Quite often in life, we find ourselves stuck in situations where what we speak matters more than the decisions we take. When there is so much at stake in a conversation, what it takes is clarity of thought, confidence, and most importantly, the ability not to get intimidated by the person you are speaking. If you crack this code, you are most likely to succeed in crucial conversations.
You can define crucial conversations if the conversation possesses the following characteristics:
a) Very high stakes, i.e., what you speak will have a splendid bearing on your future.
b) Varying opinions of the people conversing.
c) Involvement of emotions.
If you are at a critical juncture of a crucial conversation, you might notice physical signs such as stress, anxiety, sweating. You can also get overpowered by strong emotions such as fear or anger. In such situations, you are at crossroads where either you may say something which can cost you dearly, or you may keep quiet and fall behind in the conversation.
As it is well said, "if you do not talk it out, you act it out." So, we should choose the right set of words with the right frame of mind while entering such sticky conversations.
Teenagers, in particular, encounter these situations quite frequently. They are in the development years when hormones can take over. They have to face various people interrogating them and scrutinizing them all the time, whether it is their parents or teachers.
For example, you may be coming out to your parents from the closet, or you may be discussing how your relationship is affecting your career with your teacher. These are some made-or-break situations.
You have to deal with such situations with a lot of caution and prepare for them as you prepare for any exam. First and foremost, it is imperative to realize whether or not you want to have this conversation. You have to decide if it is the correct time to start a conversation as significant as this. For example, if you want to talk to your friend about falling in love with them, you should decide if you wish to risk the friendship at this particular moment, or you can go with the flow, hoping things would get better with time.
If you decide to have this conversation, you have to understand its subject, i.e., why you want to have this conversation. You have to prepare yourself for responses to the kinds of questions the other person may ask so that you do not have to look out of sorts in an unpredicted moment during the conversation. You have to decide beforehand what your tone should be: Do you have to sound apologetic? Do you think you are right about certain things and take an aggressive stance? Or do you want to take a defensive stand? Or do you want a combination of both?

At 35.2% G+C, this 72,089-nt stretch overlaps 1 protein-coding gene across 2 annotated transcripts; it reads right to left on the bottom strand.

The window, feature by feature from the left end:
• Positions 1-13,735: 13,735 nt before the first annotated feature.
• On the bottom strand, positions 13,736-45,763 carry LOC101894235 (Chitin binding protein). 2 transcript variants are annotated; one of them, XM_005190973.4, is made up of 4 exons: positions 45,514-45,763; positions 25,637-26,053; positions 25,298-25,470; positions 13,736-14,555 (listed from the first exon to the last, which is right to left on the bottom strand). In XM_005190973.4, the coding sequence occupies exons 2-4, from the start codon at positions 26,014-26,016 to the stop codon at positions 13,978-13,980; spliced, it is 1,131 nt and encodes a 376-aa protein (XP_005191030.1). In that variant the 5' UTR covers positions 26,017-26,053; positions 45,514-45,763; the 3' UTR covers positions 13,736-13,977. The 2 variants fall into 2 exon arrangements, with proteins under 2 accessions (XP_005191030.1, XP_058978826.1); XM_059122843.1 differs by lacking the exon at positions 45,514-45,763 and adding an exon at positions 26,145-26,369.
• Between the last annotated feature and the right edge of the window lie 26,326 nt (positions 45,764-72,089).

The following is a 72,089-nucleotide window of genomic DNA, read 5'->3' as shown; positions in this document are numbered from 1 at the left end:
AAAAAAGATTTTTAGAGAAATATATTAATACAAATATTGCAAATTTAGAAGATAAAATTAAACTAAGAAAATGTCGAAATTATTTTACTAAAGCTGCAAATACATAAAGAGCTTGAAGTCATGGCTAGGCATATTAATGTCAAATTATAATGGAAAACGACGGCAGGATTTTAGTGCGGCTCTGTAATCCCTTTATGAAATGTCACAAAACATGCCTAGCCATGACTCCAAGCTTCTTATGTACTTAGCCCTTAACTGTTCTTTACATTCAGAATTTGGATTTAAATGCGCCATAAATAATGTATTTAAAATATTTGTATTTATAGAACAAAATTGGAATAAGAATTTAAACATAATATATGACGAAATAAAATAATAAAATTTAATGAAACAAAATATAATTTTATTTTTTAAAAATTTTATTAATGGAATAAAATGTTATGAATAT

One thing you can do to decide this is to act like the other person in the conversation and talk to yourself. Try to question the reasonability of this conversation or try to find reasons as to what you are doing is for good.
The next thing you want to focus upon is deciding when to start such conversations. If you can crack the timing, you can very well succeed in shaping the conversation your way. For example, you are interning during your college, and your boss is putting you under undue pressure, taking a U-turn from what he or she promised at the start of the internship. It is tricky as there is no breach of contract you can bring to their notice. To deal with an issue like this, you should choose a time where you feel relaxed, but more importantly, your boss should be in a good mood and not too caught up in work so that they can listen to you with intent.
Lastly, you must move a step ahead and see what will happen if you do not have these conversations.
What will be the repercussions? Will they be too grave? It may allow you to deal with all the second thoughts you may be having about this crucial conversation.
You can do all this work behind the scenes. What should you do when you are actually in the middle of the conversation? Two crucial aspects of going through such conversations are
a) considering the feeling of the person you are conversing with and
The first aspect is about ensuring that even if you are upfront with the other person, assure yourself that you care about their emotions and thoughts. That is to say, do not be rude or insensitive in an attempt to be upfront. Secondly, it is important not to build stories and be honest when you have this conversation. Because you must have given a lot of thought before having this conversation, so it is time that you be honest. However, there is no harm to sugar-coat things a little to soften the blow.
Lastly, appreciate the rank or position, or authority of the person with whom you talk. A mere conversation should not give an impression that you are disrespecting their status. Also, try to listen to their side of the conversation as well. In a conversation, you have to be a good listener besides being a good speaker.
Therefore, crucial conversations are keys to passing high-stake hurdles in your teenage life. If you succeed